by Clay Kallam

The best post player in the Class of 2011 is Elizabeth Williams, bound for Duke. She’s known for her strength, her great footwork, her ability to finish with both hands and her toughness in the paint.

So what’s the first thing she does in the McDonald’s All-American Game, on the East’s first possession, no less? That’s right, she knocks down a three.

“No one had picked me up, and after seeing me shoot threes in practice yesterday, my coach told me that if no one was guarding me, I should shoot it.” Williams said.

Williams’ long-range shot made it 3-2 and the East never trailed again.

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And speaking of coaching, it’s usually not an issue in these kinds of games, given the limited practice time, but Mary Coyle Klinger, the East coach, deserves some credit. Though the rosters were balanced, her team was more cohesive, more organized and dominated the game much more than the 78-66 final score indicates.

Of course, it’s in the blood. Coyle’s sister Patty coached the New York Liberty up until the 2009 season.

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Though the crowd was the best ever for the game (20,019, standing room only), the start of the girls’ game was played in an oddly silent arena. The thrum of conversation not related to the game was louder than what was happening on the court — which was partially explained by the fact that the East was up by as much as 22 in the first 20 minutes.

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Perhaps the most interesting back story on the girls’ side belongs to 6-4 Temi Fagbenle, who had her choice of three national teams. Her parents are Nigerian, but she was born in the United States and also claims English citizenship. Even though she went to high school in the US and will play for Harvard, she’s decided to represent England, and will undoubtedly be on the British Olympic team in 2012.

First, though, she’s going to change things in the Ivy League. She may not have scored Wednesday, but she blocked 2 shots in less than a minute and showed speed and coordination running the long floor at the United Center.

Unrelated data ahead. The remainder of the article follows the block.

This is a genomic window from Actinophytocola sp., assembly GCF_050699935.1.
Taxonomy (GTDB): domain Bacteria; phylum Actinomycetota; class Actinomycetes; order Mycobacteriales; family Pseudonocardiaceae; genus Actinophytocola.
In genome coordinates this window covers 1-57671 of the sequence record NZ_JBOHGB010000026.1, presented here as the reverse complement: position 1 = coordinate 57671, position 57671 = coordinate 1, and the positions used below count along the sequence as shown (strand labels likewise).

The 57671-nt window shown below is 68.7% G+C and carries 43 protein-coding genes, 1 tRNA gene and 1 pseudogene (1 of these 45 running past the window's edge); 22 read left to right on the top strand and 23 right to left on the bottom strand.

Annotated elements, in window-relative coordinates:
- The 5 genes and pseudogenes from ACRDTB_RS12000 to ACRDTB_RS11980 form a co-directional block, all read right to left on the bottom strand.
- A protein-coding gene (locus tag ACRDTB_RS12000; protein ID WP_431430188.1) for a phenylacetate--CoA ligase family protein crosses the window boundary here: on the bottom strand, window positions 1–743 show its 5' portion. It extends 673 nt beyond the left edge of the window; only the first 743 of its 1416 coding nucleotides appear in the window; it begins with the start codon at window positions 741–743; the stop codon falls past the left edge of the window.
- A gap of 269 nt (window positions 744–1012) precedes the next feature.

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The two teams scrimmaged Tuesday afternoon, leading to a bit of woofing at the hotel Tuesday night. According to East players, the biggest talker was Kaleena Mosqueda-Lewis, the great shooter who will go to UConn.

After the game, Mosqueda-Lewis was in no mood to acknowledge that she may have fired up the East — she wanted to win, just like all the girls.

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And wanting to win actually translated into an all-star team that was concerned about defense and rebounding. “We wanted to lock them down,” said East point guard Ariel Massengale (Tennessee), and that’s exactly what happened. The West hit two of its 14 shots and at one point was five for 29.

“We took too many outside shots,” said Brianna Banks, the West’s leading scorer, who will also go to Connecticut.

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Kiah Stokes only had 1 point, and her team lost, but it was still a day to celebrate. It was her 18th birthday — and she had just spent a week at the McDonald’s All-American Game, which remains the gold standard for post-season high school all-star games.

“It was so much fun,” said Banks about the week, which started with a visit to the Ronald McDonald House, which gives parents of seriously ill children a place to stay while their child is getting medical treatment, and included four days of activities and events. And then, the second half, at least, was played before a large crowd the girls, in a glamorous arena, so in the end, it wasn’t as much about who won as it was about just enjoying the experience.

Which is as it should be.